Generating static tiles

As mentioned in the previous chapter, the IIIF Image API defines the following structure:


It is possible to generate images that fit this URL structure and conform to the IIIF Image API using a tile generator. This will generate the minimum required amount of files to implement the IIIF Image API. It does have some limitations, the main one being it is not possible to request images of a size that haven't been pre-generated. This type of pre-generated IIIF Image is known as a Level 0 implementation.

To generate these IIIF images we are going to use a IIIF tilling program which is available on Github. This workshop is useful for those that are looking for a cheap method of making a small amount of images available although there are instances where this method can be scaled to support hundreds of thousands of images. See this article for a method of making level 0 images scalable: The Code4Lib Journal – Scaling IIIF Image Tiling in the Cloud.



In this workshop we will install and run a IIIF Image server and for this you will need Java 11 installed.

To verify you have the correct package installed, you can run the following command from a terminal or command prompt:

$ java -version
# java version "1.11.0_102"

You should see version 1.11.x. For more information on the install options see:

Step 1: Download the IIIF Tiler

Step 2: Prepare your image files

  • Move the image files you want to work with into your ~/iiif-workshop directory

Step 3: Generate the IIIF Image tiles

Now either:

  • Double click on the iiif-tiler.jar file in Finder or Windows.


  • from the command line run:
cd ~/iiif-workshop
java -jar iiif-tiler.jar
  • This will generate the IIIF image tiles in a iiif directory for every image it finds in the same directory as the iiif-tiler.jar.

Common issues:

If you see the following error:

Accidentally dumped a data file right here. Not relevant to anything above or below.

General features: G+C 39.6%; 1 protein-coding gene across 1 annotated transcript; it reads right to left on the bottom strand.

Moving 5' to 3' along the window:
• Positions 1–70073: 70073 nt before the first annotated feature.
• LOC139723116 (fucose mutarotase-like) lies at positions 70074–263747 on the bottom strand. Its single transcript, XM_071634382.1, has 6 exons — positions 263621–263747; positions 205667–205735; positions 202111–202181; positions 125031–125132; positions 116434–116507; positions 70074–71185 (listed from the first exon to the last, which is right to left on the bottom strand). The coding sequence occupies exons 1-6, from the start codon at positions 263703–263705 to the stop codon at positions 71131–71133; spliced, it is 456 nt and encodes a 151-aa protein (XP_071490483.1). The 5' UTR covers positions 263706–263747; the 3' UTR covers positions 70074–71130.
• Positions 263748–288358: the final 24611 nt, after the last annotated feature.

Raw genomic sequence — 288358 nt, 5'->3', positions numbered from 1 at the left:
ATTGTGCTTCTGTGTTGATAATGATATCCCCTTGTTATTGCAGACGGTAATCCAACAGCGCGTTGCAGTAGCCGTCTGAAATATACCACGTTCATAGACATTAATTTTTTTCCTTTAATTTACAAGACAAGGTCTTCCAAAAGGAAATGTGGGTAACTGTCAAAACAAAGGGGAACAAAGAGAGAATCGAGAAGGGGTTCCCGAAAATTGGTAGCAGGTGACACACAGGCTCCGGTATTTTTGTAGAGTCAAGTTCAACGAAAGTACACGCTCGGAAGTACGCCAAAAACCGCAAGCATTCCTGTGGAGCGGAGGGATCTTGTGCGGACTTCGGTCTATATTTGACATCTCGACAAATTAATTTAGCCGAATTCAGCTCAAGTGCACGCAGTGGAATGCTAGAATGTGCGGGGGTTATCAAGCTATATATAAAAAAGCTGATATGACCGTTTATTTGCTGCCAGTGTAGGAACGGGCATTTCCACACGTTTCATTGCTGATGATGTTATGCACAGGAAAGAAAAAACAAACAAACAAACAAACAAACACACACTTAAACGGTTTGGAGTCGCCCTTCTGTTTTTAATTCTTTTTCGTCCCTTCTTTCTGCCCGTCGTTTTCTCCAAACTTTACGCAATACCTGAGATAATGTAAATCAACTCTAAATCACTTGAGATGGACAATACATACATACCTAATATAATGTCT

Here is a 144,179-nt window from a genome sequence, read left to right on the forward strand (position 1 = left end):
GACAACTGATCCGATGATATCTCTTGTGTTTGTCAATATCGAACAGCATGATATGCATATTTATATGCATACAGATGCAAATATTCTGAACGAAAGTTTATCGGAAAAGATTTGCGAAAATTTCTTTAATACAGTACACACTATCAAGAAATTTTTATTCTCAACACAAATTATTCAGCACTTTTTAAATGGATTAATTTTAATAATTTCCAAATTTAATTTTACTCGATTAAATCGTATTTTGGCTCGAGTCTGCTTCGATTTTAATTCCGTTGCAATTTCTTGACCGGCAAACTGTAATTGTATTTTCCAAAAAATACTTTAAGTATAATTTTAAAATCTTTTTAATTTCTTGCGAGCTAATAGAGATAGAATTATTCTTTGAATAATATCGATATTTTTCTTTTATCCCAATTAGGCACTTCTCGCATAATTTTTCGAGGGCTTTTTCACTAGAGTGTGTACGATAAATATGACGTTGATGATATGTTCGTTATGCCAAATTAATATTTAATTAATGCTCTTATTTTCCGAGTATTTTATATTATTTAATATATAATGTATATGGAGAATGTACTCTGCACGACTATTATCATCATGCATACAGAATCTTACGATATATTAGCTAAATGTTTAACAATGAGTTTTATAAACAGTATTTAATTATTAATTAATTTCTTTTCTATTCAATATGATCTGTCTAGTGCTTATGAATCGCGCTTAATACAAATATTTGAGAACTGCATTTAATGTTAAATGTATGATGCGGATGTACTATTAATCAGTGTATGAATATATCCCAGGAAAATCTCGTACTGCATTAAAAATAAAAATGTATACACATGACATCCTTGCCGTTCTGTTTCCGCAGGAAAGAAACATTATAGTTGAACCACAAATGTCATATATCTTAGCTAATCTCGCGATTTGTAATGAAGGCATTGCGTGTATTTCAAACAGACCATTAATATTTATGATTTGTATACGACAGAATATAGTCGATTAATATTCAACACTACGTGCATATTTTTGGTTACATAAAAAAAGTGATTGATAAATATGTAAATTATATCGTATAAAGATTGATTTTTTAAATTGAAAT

Exception in thread "main" java.lang.IllegalArgumentException: Failed to find combination under 100 files

Try running the following command:

java -jar iiif-tiler.jar image_filename 5

Where image_filename is the filename of your image e.g. image.jpg

Step 4: Point the Chrome webserver to your iiif-workshop directory

We will cover the Chrome WebServer in more detail in the Presentation API session but this plugin makes your laptop work like an image server.

  • Open Chrome
  • Click the Apps button on the top left


  • Click on the Web Server (if this is not listed ensure you have installed the prerequisites).
  • You should see the following:


  • Click choose folder and select your iiif-workshop folder
  • Where it says Enter port change it to 8887
  • Click Show Advanced Settings
  • Ensure Set CORS headers has a tick next to it.

Step 5: Serve your IIIF Image through a http server

  • Open a browser and navigate to
  • You should see a iiif directory and if you click that you should see your image file.
  • Click this directory then click on the info.json.
  • If your image was called image.jpg the URL should be.

  • If you see the info.json you are now ready to view your image in a IIIF Image viewer.

Step 6: Show your image in a IIIF Viewer

You can now load your image to a IIIF image viewer. The main image viewer is OpenseaDragon. This takes the URL of the info.json. So if your info.json URL is:

Open it with OpenseaDragon:

Step 7: Hosting your image publicly

You now have a working level 0 implementation. As you are using the Chrome plugin the images are only accessible on your machine. You can't share your images with other people. To be able to share your images you need to copy them to a public Web Server. As mentioned there are paid for services but you can also access free Web Hosting through GitHub which we will do next.

Last modified by Glen Robson 2021-05-20 03:32:34
Created by Glen Robson 2021-05-20 03:32:34

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